I was going to post just this, because I feel concerned at the increasingly desperate voice of dairy farmers who are now threatening to pour away their milk because they are making a loss all the time:


However, the sceptical comments about what this seems to be saying, on Facebook, and the fact that it appears simplistic, made me want to know a little more.

I was surprised to discover that my dear ole C of E published a report as long ago as 2007 called ‘Fairtrade begins at home – Supermarkets and the effect on
British farming livelihoods’.

Here’s part of their conclusion:

‘Many farmers are producing
goods below cost, which
ultimately results in an
unsustainable business, evident
by the number of farmers going
out of business. This is the reason
for the title of this report “Fairtrade
begins at home”.

There were examples of good
practices from supermarkets,
however ultimately the big four
have such a monopoly over the
food chain that they are able
to squeeze farmers indirectly
through the squeezing of the
middlemen. The margins they are
able to demonstrate are often,
and inevitably, at the expense of
food producers.

Consumers do not appear to
be aware of the full extent of
the supermarkets’ monopoly
and power.
Through their
major marketing machines, the
supermarkets operate very effective
branding and PR which appears to
us to obscure this reality.

In conclusion, farmers are not
asking for special treatment but
there is inequality and dysfunction
within the supply chain requiring
attention. It is evident that this
chain does not operate in a
truly free market, but one that is
dominated by a few large players
that are able to exert exponential
pressure in the imbalance of
power. Without a change to this
imbalance, the UK agriculture
industry will diminish with
profound implications for all.

You can read the full report here: http://www.churchofengland.org/media/36540/fairtrade.pdf

I think they make a very valid point. I am a supporter of Fair Trade, but we clearly need it for this country too.


  1. I have been saying for years that fair trade and fair trading begins at home, and not just as a publicity stunt, or, for a sales gimmick either. The gullible public have been kidded on for so long, they are unable to broadly analyse, nor see, what is fair in selling and trading terms is anymore.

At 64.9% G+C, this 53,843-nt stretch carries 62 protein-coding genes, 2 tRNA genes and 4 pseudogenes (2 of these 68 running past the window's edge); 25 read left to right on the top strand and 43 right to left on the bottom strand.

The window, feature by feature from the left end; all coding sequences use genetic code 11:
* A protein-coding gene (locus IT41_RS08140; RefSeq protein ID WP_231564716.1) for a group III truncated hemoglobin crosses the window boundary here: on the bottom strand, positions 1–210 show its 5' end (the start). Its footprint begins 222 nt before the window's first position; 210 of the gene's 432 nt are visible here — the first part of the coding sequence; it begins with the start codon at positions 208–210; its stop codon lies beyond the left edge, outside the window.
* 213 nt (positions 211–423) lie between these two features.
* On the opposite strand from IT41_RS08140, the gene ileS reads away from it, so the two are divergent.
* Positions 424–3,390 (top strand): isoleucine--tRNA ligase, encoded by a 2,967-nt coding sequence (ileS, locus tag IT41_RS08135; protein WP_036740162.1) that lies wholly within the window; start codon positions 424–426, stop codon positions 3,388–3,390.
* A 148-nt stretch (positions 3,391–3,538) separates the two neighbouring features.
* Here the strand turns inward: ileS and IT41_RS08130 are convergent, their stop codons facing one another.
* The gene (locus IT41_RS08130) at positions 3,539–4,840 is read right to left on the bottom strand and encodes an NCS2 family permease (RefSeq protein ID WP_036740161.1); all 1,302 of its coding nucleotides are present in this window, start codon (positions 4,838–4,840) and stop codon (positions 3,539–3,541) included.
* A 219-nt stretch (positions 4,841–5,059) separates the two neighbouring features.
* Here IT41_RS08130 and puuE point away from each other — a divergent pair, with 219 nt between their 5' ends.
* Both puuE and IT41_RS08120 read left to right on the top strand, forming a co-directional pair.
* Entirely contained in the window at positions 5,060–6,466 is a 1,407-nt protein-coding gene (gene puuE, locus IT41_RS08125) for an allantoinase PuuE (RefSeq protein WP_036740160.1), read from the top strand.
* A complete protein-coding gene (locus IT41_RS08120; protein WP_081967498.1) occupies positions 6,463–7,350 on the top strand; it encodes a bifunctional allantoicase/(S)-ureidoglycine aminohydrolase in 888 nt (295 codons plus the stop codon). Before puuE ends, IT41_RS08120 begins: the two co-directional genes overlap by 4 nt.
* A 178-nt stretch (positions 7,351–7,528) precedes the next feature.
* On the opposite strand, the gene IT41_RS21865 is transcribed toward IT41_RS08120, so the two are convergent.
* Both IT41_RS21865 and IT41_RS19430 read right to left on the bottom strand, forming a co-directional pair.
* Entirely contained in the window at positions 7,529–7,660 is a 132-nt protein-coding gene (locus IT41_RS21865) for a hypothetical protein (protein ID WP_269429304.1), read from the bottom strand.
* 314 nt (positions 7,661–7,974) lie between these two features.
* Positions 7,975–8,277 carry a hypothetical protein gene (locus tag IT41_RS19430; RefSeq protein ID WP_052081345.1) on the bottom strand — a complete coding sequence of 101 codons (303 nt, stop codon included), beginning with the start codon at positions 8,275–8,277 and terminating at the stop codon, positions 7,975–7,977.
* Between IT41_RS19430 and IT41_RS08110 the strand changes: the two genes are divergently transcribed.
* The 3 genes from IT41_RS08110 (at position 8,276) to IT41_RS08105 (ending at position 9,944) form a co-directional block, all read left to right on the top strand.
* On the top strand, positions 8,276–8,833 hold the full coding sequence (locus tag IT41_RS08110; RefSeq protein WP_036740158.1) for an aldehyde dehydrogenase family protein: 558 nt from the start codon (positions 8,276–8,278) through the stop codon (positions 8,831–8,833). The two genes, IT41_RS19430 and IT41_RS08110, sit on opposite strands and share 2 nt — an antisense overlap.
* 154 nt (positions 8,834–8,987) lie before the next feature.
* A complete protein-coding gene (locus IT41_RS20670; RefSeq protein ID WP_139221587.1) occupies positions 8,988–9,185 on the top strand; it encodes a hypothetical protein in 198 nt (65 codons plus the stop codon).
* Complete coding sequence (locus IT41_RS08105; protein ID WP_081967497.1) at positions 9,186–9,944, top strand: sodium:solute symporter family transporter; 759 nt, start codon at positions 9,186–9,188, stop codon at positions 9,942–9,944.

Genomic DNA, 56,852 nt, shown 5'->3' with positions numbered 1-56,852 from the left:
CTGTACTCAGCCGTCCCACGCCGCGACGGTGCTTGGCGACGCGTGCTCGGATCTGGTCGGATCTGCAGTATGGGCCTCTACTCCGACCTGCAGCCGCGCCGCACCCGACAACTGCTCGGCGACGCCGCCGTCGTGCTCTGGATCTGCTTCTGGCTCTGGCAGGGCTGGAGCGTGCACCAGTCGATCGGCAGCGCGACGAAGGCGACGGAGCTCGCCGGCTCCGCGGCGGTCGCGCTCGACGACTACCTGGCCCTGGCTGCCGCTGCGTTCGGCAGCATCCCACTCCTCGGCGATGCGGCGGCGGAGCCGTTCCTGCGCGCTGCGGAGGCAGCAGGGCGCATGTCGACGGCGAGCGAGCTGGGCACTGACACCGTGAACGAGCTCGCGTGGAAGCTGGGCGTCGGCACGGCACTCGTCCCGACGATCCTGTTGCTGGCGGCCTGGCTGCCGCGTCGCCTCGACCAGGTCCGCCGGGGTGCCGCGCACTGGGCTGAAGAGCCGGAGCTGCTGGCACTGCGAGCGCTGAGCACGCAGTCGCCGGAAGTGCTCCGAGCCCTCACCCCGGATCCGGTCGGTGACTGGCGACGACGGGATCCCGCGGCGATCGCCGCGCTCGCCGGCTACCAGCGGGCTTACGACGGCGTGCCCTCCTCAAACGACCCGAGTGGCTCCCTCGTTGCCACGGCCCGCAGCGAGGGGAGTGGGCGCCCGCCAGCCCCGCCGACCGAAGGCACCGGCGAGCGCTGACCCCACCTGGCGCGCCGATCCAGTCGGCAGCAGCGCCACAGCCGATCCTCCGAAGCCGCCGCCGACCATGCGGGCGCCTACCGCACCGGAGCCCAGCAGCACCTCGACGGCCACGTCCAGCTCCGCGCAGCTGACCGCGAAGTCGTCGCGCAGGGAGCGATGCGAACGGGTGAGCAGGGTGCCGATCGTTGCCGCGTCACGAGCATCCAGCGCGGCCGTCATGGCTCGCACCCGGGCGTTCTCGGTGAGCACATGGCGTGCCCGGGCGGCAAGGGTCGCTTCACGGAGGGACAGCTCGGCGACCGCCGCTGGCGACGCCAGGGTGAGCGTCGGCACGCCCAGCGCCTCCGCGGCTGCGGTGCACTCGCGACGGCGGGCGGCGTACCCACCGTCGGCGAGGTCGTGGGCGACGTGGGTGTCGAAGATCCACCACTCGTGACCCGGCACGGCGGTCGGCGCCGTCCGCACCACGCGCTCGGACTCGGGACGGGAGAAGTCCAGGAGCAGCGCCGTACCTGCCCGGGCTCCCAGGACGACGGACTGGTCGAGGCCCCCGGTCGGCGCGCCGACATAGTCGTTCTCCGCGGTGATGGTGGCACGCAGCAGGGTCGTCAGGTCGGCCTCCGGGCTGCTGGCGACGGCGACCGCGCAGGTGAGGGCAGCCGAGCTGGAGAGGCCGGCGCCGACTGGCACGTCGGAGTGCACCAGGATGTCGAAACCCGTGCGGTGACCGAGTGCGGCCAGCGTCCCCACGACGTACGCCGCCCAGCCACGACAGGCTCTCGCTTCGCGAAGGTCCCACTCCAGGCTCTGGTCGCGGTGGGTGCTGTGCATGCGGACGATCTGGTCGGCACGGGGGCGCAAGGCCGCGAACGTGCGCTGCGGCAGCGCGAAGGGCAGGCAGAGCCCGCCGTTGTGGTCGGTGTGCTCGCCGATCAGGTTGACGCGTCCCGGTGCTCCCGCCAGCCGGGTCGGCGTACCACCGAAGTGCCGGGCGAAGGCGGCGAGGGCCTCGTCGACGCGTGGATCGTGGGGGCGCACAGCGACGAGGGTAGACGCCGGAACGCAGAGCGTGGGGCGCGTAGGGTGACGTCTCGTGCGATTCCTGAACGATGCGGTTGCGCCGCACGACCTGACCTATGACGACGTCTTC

Where I can, I avoid stuff labelled with ‘fair trade’, because much of it is not. Fair, has a different definition in trading terms to that which we usually understand it to mean. In my view it has become a euphemism for trading, in many instances, in inferior stock sold at high prices, that are not fair to the producers, nor at the other end of the chain, the sales staff, or customers. It is wonderfully fair to the retailers in obtaining much higher profit margins by unfair practices.


  2. I’m happy to pay more for my milk to keep the farmer’s livelihoods afloat but if we voted with our wallets by not purchasing supermarket milk, then this would surely hurt the farmers.


    1. It gets very complicated. More and more I wonder whether, one of these days, the supermarket thing will collapse and we will all be back to buying local and growing our own!


  3. I was listening to the farmers talking on the radio and am 100% beHind them. I think its ridiculous to expect them to work for next to nothing . . . Yes fair trade should begin at home .:yes:


  4. It is well known that the supermarkets are squeezing their producers till the pips squeak and keeping all the profits for themselves. I heard an interview with one of the dairy farmers on the radio yesterday.
    Sad state of affairs


  5. This is very sad. We’ve been having similar problems here in Israel since the country moved from socialism to ‘free market’. It turns out that the big chains of supermarkets really know how to manipulate the free market.